By Sanai Rashid
As I opened my English syllabus for my upcoming freshman school year a smile spread across my face. The books listed were from writers of all colors and backgrounds. In most schools, teachers don’t get to choose what books their classes get to read because it is a grade wide decision made by each school. In these cases, most of the books are old and outdated, and teachers fail to realize that they do not connect with students. Literature can be timeless, yes, but in our society today there are so many different books to choose from, so why not be more inclusive?
Coming from a middle school that lacked a certain creativity because everything was strictly based on the curriculum, I often feel uninterested in the texts we were reading. Nobody would participate in discussions and I could see why. We were reading books from writers decades ago and couldn’t relate to the struggles of the characters. Students like myself often had to resort to independent reading to find books they were actually passionate about. A classmate from my middle school shared my feelings, saying “The books we read didn’t show enough real world issues on minorities and the majority of the characters were white males, not reflecting our student body.”
However, now in my Beacon English class, we are reading books from all over the spectrum. We started with Junot Diaz, a Dominican American writing about his struggles of growing up as an “alien” in the United States in his novel Drown. However, in the summer of last year there were allegations against Diaz by former students of his saying that he sexually assaulted them while under his teachings. I inquired to my 9th grade english teacher (also an 11th grade teacher), Mary Whittmore, why she chose to include this book on her syllabus in light of this allegations. She had to say, “So, I don’t think against the charges against him disqualify him as a writer… I think Junot Diaz is both a victim and a victimizer and he writes characters like that. I don’t think the charges against him says we shouldn’t still read his books, and they give us important questions to raise.”
We’ve also read a short piece by Jamaica Kincaid, titled “Girl”, who is a Antoguan American writer. Other titles include: The Bluest Eye, “Superman and Me” and Purple Hibiscus. Of course we are still going to be reading classics like “The Odyssey” by Homer and “Hamlet” by Shakespeare. I asked Ms. Whittmore if she ever finds it difficult to balance out the classics with new and upcoming literature. She replied, “Well I think it’s hard to find books that everyone can relate to at the same time. And by 11thgrade I try to choose books that I think are important to know and that all students should encounter rather than if they feel represented.”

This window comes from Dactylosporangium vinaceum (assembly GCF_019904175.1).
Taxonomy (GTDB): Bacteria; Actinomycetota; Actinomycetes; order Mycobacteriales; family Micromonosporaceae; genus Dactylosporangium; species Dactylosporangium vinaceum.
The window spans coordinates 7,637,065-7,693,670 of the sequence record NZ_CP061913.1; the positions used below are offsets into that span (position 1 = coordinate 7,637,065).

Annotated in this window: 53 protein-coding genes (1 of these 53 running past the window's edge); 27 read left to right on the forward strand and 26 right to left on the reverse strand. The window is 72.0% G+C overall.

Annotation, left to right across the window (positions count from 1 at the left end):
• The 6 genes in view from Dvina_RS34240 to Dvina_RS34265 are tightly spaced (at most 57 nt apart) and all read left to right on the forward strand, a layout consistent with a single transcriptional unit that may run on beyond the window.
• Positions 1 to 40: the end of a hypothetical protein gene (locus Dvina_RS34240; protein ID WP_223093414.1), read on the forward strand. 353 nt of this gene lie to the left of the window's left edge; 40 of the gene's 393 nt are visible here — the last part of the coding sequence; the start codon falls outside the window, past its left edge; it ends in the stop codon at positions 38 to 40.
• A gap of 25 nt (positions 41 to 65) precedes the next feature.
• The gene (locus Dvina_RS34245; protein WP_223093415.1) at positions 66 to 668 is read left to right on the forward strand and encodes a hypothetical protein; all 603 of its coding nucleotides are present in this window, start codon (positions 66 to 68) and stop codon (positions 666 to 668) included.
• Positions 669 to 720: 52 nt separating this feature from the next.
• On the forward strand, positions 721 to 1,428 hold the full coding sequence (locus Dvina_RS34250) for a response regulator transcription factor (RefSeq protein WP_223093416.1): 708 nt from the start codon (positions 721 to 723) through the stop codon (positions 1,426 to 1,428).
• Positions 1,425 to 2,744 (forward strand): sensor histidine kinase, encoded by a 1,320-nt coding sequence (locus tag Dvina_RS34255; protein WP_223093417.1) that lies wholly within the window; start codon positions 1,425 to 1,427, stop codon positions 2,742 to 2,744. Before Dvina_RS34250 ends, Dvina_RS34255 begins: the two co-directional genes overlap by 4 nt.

Being an African American teenager who sees a lack of representation of people like me in the media as it is, it’s nice to have teachers that support an exploration of all different types of people. It was especially appealing when during my interview with Ms. Whittmore she emphasized, “When I’m teaching 9thgrade I want to try to have as many Non-American authors as I can and try to include authors from different backgrounds.” For once, I am interested in what I am reading and find joy in all the projects that come with my readings.
I wanted to get as much voice as possible on this topic so I also talked to Mr. Seckler, a 9th grade English teacher in his second year at Beacon. When I asked “During one school year, it’s difficult to pick books that every one of your students can relate to; how can you ensure they feel represented by the works discussed in class?” He told me his unique process for making sure he hits different races and genders, “I try to get as close as possible. As a check for myself I made a table for myself and broke down all my texts by race and gender and it was a reminder for me. If I see something is “missing” then I may add something like a poem to be representative.”
Diversity is on full stream at Beacon and another freshman I talked to about this topic strongly agreed, saying “I do feel like the books we’re reading at Beacon are diverse. The books I have read for class represent a wide variety of texts exploring challenges facing multiple demographics and Beacon has made an effort to develop a reading list that accurately represents their student body!”
To conclude, I give two thumbs up to Beacon teachers for selecting a variety of books that we can all enjoy and learn from.
[…] However, some students still don’t see themselves in the characters they read about, disengaging them from the class. Junior, Olvia Ballentine stressed, “The lack of representation in classics can’t be changed, but we can start incorporating better books that expose students to different groups of people. Why do I want to write an essay about a plot, main character, or motif that I can’t empathize with?” As a freshman, the first article I ever wrote for The Beacon Beat was about how critical it is for high school English departments to teach a variety of books featuring characters from all backgrounds and races. Beacon English teachers even weighed in on the matter, which you can read here. […]
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